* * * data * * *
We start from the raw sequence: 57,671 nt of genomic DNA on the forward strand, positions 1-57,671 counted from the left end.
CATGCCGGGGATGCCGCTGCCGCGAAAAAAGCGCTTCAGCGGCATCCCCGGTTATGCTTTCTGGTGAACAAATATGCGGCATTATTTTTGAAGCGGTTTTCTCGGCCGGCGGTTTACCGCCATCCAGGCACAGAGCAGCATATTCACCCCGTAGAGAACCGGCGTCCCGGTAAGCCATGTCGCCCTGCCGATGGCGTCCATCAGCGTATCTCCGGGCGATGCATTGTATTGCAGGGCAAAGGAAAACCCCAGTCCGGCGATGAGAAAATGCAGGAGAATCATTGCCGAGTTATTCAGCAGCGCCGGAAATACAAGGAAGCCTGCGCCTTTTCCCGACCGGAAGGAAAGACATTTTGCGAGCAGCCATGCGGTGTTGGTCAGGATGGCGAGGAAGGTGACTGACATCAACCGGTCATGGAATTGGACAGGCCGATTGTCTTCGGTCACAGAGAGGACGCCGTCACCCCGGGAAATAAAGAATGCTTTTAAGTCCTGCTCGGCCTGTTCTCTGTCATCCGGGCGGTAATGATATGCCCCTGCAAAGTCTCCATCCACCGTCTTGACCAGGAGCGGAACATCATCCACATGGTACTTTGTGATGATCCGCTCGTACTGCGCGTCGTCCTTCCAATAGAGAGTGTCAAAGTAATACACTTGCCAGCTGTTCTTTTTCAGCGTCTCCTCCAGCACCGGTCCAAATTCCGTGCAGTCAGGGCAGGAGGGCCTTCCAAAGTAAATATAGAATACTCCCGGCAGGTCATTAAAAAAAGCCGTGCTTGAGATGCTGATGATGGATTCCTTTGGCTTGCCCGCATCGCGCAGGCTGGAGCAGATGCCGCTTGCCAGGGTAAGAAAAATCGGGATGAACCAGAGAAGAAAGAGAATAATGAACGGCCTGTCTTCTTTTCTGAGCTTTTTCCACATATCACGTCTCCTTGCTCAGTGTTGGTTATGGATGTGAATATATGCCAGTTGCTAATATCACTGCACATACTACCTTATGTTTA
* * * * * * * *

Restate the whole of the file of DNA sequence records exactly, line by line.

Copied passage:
We start from the raw sequence: 57,671 nt of genomic DNA on the forward strand, positions 1-57,671 counted from the left end.
CATGCCGGGGATGCCGCTGCCGCGAAAAAAGCGCTTCAGCGGCATCCCCGGTTATGCTTTCTGGTGAACAAATATGCGGCATTATTTTTGAAGCGGTTTTCTCGGCCGGCGGTTTACCGCCATCCAGGCACAGAGCAGCATATTCACCCCGTAGAGAACCGGCGTCCCGGTAAGCCATGTCGCCCTGCCGATGGCGTCCATCAGCGTATCTCCGGGCGATGCATTGTATTGCAGGGCAAAGGAAAACCCCAGTCCGGCGATGAGAAAATGCAGGAGAATCATTGCCGAGTTATTCAGCAGCGCCGGAAATACAAGGAAGCCTGCGCCTTTTCCCGACCGGAAGGAAAGACATTTTGCGAGCAGCCATGCGGTGTTGGTCAGGATGGCGAGGAAGGTGACTGACATCAACCGGTCATGGAATTGGACAGGCCGATTGTCTTCGGTCACAGAGAGGACGCCGTCACCCCGGGAAATAAAGAATGCTTTTAAGTCCTGCTCGGCCTGTTCTCTGTCATCCGGGCGGTAATGATATGCCCCTGCAAAGTCTCCATCCACCGTCTTGACCAGGAGCGGAACATCATCCACATGGTACTTTGTGATGATCCGCTCGTACTGCGCGTCGTCCTTCCAATAGAGAGTGTCAAAGTAATACACTTGCCAGCTGTTCTTTTTCAGCGTCTCCTCCAGCACCGGTCCAAATTCCGTGCAGTCAGGGCAGGAGGGCCTTCCAAAGTAAATATAGAATACTCCCGGCAGGTCATTAAAAAAAGCCGTGCTTGAGATGCTGATGATGGATTCCTTTGGCTTGCCCGCATCGCGCAGGCTGGAGCAGATGCCGCTTGCCAGGGTAAGAAAAATCGGGATGAACCAGAGAAGAAAGAGAATAATGAACGGCCTGTCTTCTTTTCTGAGCTTTTTCCACATATCACGTCTCCTTGCTCAGTGTTGGTTATGGATGTGAATATATGCCAGTTGCTAATATCACTGCACATACTACCTTATGTTTA